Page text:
Metallophosphazene Precursor Routes to the Solid-State Deposition of Metallic and Dielectric Microstructures and Nanostructures on Si and SiO(2)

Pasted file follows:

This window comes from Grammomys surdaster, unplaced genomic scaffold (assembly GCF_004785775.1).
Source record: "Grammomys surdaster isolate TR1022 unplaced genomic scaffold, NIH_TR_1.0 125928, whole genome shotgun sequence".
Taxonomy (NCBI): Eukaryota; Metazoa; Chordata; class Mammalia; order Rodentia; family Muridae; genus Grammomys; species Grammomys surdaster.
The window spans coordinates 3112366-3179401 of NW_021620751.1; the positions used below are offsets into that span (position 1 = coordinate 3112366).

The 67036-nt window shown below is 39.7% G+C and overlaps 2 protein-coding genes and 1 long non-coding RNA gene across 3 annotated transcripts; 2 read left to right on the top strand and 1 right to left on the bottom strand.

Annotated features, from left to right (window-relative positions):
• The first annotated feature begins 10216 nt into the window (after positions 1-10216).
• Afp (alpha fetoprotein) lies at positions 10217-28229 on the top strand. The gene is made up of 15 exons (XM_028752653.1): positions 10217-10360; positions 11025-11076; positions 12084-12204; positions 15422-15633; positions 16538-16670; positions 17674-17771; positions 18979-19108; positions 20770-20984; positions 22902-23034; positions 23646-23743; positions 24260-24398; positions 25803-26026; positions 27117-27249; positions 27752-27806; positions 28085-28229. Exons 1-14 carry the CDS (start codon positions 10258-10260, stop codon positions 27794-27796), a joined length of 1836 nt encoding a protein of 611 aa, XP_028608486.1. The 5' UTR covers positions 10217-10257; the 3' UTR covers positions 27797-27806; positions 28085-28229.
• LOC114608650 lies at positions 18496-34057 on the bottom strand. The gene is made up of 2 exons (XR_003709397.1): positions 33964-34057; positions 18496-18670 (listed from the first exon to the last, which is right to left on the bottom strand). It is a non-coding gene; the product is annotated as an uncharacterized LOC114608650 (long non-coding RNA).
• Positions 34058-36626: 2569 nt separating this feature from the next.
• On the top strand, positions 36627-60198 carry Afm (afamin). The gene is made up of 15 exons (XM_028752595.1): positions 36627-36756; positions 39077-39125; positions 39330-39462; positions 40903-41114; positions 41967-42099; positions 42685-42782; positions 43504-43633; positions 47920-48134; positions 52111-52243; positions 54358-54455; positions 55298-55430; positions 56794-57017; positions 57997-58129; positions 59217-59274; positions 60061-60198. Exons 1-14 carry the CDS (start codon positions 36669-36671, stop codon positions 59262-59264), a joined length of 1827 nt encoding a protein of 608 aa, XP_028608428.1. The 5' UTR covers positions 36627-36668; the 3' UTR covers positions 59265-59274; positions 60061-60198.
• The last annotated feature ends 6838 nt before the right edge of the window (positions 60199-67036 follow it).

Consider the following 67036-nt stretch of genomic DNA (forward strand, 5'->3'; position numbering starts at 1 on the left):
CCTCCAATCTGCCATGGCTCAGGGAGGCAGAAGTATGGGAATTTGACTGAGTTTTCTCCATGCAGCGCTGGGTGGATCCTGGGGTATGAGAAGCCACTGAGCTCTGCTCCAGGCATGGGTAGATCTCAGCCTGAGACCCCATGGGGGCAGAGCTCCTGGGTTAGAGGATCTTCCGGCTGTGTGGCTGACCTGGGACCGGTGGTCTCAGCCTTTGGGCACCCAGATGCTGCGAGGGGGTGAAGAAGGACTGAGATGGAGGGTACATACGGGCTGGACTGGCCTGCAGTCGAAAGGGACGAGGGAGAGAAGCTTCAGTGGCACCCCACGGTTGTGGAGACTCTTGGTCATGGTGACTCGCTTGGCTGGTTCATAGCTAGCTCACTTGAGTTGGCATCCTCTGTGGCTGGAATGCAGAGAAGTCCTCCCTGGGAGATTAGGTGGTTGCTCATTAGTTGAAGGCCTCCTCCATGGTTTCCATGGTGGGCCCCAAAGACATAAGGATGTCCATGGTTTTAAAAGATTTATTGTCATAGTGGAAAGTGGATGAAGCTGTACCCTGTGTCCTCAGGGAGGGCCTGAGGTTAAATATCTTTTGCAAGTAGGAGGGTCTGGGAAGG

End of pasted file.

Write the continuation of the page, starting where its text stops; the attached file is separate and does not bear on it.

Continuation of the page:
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We present a method for the preparation and deposition of metallic microstructures and nanostructures deposited on silicon and silica surfaces by pyrolysis in air at 800 C of the corresponding metallophosphazene (cyclic or polymer). Atomic force microscopy studies reveal that the morphology is dependent on the polymeric or oligomeric nature of the phosphazene precursor, on the preparation method used, and on the silicon substrate surface (crystalline or amorphous) and its prior inductively couple plasma etching treatment. Microscale and nanoscale structures and high-surface-area thin films of gold, palladium, silver, and tin were successfully deposited from their respective newly synthesized precursors. The characteristic morphology of the deposited nanostructures resulted in varied roughness and increased surface area and was observed to be dependent on the precursor and the metal center. In contrast to island formation from noble metal precursors, we also report a coral of SnP2O7 growth on Si and SiO2 surfaces from the respective Sn polymer precursor, leaving a self-affine fractal structure with a well-defined roughness exponent that appears to be independent (within experimental error) of the average size of the islands. The nature of the precursor will be shown to influence the degree of surface features, and the mechanism of their formation is presented. The method reported here constitutes a new route to the deposition of single-crystal metallic, oxidic, and phosphate nanostructures and thin films on technologically relevant substrates.
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